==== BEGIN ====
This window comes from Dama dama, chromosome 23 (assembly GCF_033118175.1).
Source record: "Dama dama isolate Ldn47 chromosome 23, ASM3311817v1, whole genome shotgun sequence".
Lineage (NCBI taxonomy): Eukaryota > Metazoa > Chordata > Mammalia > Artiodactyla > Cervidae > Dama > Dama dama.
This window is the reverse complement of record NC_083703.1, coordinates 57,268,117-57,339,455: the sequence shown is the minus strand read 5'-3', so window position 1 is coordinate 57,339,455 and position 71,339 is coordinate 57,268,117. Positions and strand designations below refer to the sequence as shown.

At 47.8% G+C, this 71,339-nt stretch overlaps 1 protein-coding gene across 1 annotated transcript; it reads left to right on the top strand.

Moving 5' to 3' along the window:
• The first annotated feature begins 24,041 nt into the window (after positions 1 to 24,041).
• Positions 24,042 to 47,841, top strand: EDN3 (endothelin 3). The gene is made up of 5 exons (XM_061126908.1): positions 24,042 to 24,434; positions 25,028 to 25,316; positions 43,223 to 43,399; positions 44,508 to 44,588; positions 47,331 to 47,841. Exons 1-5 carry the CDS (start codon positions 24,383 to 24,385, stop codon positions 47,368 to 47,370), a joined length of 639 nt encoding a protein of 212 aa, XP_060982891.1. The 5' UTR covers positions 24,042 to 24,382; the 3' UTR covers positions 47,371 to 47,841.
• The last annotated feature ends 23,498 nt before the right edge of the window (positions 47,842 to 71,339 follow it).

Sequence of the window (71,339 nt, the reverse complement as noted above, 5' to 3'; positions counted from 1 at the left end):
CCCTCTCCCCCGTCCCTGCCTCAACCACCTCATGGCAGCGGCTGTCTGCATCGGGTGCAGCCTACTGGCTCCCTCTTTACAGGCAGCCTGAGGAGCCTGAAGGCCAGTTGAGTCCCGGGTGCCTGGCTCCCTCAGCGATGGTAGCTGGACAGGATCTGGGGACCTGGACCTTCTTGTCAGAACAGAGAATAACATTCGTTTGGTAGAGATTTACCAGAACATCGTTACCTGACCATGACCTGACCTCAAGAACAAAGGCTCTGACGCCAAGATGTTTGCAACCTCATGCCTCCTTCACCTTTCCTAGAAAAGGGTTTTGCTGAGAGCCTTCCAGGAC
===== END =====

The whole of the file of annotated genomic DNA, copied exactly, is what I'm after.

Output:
This window comes from Dama dama, chromosome 23 (assembly GCF_033118175.1).
Source record: "Dama dama isolate Ldn47 chromosome 23, ASM3311817v1, whole genome shotgun sequence".
Lineage (NCBI taxonomy): Eukaryota > Metazoa > Chordata > Mammalia > Artiodactyla > Cervidae > Dama > Dama dama.
This window is the reverse complement of record NC_083703.1, coordinates 57,268,117-57,339,455: the sequence shown is the minus strand read 5'-3', so window position 1 is coordinate 57,339,455 and position 71,339 is coordinate 57,268,117. Positions and strand designations below refer to the sequence as shown.

At 47.8% G+C, this 71,339-nt stretch overlaps 1 protein-coding gene across 1 annotated transcript; it reads left to right on the top strand.

Moving 5' to 3' along the window:
• The first annotated feature begins 24,041 nt into the window (after positions 1 to 24,041).
• Positions 24,042 to 47,841, top strand: EDN3 (endothelin 3). The gene is made up of 5 exons (XM_061126908.1): positions 24,042 to 24,434; positions 25,028 to 25,316; positions 43,223 to 43,399; positions 44,508 to 44,588; positions 47,331 to 47,841. Exons 1-5 carry the CDS (start codon positions 24,383 to 24,385, stop codon positions 47,368 to 47,370), a joined length of 639 nt encoding a protein of 212 aa, XP_060982891.1. The 5' UTR covers positions 24,042 to 24,382; the 3' UTR covers positions 47,371 to 47,841.
• The last annotated feature ends 23,498 nt before the right edge of the window (positions 47,842 to 71,339 follow it).

Sequence of the window (71,339 nt, the reverse complement as noted above, 5' to 3'; positions counted from 1 at the left end):
CCCTCTCCCCCGTCCCTGCCTCAACCACCTCATGGCAGCGGCTGTCTGCATCGGGTGCAGCCTACTGGCTCCCTCTTTACAGGCAGCCTGAGGAGCCTGAAGGCCAGTTGAGTCCCGGGTGCCTGGCTCCCTCAGCGATGGTAGCTGGACAGGATCTGGGGACCTGGACCTTCTTGTCAGAACAGAGAATAACATTCGTTTGGTAGAGATTTACCAGAACATCGTTACCTGACCATGACCTGACCTCAAGAACAAAGGCTCTGACGCCAAGATGTTTGCAACCTCATGCCTCCTTCACCTTTCCTAGAAAAGGGTTTTGCTGAGAGCCTTCCAGGAC